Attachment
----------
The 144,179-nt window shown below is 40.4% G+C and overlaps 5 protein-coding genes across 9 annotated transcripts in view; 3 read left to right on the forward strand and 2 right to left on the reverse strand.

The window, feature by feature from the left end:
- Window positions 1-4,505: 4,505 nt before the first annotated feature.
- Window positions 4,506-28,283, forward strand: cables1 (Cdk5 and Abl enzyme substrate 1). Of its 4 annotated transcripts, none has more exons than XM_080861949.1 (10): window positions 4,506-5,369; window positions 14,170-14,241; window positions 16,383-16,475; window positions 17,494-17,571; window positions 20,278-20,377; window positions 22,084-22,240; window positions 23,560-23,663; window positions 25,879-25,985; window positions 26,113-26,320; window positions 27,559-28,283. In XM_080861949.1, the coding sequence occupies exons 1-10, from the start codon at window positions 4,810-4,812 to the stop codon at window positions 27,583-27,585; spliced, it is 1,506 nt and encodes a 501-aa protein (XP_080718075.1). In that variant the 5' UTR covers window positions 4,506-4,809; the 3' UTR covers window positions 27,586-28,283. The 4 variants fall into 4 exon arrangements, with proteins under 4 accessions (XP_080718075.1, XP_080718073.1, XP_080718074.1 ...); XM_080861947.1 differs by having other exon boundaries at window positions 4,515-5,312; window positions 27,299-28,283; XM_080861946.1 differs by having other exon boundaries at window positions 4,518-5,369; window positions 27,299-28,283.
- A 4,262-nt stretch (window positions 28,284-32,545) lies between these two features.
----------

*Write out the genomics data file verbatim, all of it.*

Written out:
The 144,179-nt window shown below is 40.4% G+C and overlaps 5 protein-coding genes across 9 annotated transcripts in view; 3 read left to right on the forward strand and 2 right to left on the reverse strand.

The window, feature by feature from the left end:
- Window positions 1-4,505: 4,505 nt before the first annotated feature.
- Window positions 4,506-28,283, forward strand: cables1 (Cdk5 and Abl enzyme substrate 1). Of its 4 annotated transcripts, none has more exons than XM_080861949.1 (10): window positions 4,506-5,369; window positions 14,170-14,241; window positions 16,383-16,475; window positions 17,494-17,571; window positions 20,278-20,377; window positions 22,084-22,240; window positions 23,560-23,663; window positions 25,879-25,985; window positions 26,113-26,320; window positions 27,559-28,283. In XM_080861949.1, the coding sequence occupies exons 1-10, from the start codon at window positions 4,810-4,812 to the stop codon at window positions 27,583-27,585; spliced, it is 1,506 nt and encodes a 501-aa protein (XP_080718075.1). In that variant the 5' UTR covers window positions 4,506-4,809; the 3' UTR covers window positions 27,586-28,283. The 4 variants fall into 4 exon arrangements, with proteins under 4 accessions (XP_080718075.1, XP_080718073.1, XP_080718074.1 ...); XM_080861947.1 differs by having other exon boundaries at window positions 4,515-5,312; window positions 27,299-28,283; XM_080861946.1 differs by having other exon boundaries at window positions 4,518-5,369; window positions 27,299-28,283.
- A 4,262-nt stretch (window positions 28,284-32,545) lies between these two features.